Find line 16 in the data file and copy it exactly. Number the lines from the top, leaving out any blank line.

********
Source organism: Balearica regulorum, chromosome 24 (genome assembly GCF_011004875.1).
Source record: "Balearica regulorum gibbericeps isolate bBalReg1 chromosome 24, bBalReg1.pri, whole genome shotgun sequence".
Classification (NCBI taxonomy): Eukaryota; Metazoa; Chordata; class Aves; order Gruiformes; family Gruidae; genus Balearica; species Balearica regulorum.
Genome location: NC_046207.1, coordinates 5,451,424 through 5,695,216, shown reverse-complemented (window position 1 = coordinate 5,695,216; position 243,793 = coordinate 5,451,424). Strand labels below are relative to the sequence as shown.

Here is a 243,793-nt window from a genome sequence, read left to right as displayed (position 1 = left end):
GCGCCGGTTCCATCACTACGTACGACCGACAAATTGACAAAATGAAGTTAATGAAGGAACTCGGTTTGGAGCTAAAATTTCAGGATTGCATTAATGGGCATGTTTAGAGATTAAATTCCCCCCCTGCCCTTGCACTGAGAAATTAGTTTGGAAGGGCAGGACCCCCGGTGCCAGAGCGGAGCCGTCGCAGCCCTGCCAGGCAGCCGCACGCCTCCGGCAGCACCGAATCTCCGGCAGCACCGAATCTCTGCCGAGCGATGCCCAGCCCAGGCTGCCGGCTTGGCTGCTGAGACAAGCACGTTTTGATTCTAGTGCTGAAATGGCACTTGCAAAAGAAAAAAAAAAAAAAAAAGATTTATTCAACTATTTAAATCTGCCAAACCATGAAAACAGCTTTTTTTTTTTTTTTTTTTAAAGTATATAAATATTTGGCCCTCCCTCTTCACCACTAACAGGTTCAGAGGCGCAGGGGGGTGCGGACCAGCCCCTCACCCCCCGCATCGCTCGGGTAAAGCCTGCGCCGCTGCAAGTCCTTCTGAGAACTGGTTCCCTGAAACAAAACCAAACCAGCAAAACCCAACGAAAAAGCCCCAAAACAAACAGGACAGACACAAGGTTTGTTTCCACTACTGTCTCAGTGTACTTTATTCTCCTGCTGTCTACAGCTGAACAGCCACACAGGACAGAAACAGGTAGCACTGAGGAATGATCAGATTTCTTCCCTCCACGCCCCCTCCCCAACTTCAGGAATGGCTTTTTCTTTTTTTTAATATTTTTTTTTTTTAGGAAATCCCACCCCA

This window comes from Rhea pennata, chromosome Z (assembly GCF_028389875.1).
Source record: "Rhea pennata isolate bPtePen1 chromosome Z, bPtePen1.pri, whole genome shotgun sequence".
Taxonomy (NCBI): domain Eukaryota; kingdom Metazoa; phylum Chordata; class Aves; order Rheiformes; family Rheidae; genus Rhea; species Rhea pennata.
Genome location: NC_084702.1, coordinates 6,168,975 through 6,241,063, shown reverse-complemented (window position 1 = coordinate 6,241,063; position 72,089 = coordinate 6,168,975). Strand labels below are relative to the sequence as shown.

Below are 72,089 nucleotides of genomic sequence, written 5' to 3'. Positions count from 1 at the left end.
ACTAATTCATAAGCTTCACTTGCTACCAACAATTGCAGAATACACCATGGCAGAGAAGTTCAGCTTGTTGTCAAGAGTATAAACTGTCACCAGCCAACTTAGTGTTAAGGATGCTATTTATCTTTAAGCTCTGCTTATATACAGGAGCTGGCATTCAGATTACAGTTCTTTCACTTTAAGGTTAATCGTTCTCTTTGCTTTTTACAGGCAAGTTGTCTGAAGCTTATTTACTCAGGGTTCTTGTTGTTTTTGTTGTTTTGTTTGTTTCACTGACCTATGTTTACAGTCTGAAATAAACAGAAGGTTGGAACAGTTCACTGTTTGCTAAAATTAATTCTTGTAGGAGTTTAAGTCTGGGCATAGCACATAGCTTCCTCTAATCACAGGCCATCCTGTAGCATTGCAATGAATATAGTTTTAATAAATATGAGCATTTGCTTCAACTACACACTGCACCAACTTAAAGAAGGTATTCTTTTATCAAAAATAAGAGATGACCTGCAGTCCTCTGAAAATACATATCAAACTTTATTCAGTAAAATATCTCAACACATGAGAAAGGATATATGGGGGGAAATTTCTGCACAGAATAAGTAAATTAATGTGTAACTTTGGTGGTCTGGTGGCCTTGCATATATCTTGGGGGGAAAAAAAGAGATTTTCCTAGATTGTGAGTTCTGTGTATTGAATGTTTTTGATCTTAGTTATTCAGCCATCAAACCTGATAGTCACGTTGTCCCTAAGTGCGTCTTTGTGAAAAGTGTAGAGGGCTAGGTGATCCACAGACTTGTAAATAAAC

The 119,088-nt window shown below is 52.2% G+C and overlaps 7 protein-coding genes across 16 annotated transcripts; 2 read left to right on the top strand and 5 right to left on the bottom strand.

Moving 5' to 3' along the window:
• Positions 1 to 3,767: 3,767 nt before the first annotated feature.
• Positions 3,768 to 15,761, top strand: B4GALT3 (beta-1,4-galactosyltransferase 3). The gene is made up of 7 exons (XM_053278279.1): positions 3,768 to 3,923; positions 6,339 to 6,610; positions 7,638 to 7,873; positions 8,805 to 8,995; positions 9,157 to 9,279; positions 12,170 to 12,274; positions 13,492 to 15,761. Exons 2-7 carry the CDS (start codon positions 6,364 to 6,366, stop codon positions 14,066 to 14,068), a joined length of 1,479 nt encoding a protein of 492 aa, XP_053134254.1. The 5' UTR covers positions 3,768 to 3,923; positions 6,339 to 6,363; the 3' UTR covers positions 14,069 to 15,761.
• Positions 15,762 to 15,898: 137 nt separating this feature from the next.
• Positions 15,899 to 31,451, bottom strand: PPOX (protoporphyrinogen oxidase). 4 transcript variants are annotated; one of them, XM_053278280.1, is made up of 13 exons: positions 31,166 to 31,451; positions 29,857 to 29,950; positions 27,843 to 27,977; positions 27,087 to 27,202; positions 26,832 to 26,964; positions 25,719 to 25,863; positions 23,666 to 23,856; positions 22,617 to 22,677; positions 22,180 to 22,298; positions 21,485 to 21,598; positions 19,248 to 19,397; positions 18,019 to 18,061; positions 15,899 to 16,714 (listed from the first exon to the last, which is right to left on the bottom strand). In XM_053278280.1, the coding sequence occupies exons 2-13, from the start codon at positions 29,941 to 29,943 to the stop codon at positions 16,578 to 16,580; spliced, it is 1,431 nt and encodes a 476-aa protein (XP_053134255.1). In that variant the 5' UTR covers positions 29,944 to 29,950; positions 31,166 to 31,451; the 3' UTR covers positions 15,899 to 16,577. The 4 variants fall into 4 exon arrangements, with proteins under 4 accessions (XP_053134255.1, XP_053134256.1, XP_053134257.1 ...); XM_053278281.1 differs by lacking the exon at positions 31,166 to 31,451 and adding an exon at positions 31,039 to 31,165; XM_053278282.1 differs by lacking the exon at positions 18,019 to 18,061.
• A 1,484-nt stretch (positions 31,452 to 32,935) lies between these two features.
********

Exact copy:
• Positions 3,768 to 15,761, top strand: B4GALT3 (beta-1,4-galactosyltransferase 3). The gene is made up of 7 exons (XM_053278279.1): positions 3,768 to 3,923; positions 6,339 to 6,610; positions 7,638 to 7,873; positions 8,805 to 8,995; positions 9,157 to 9,279; positions 12,170 to 12,274; positions 13,492 to 15,761. Exons 2-7 carry the CDS (start codon positions 6,364 to 6,366, stop codon positions 14,066 to 14,068), a joined length of 1,479 nt encoding a protein of 492 aa, XP_053134254.1. The 5' UTR covers positions 3,768 to 3,923; positions 6,339 to 6,363; the 3' UTR covers positions 14,069 to 15,761.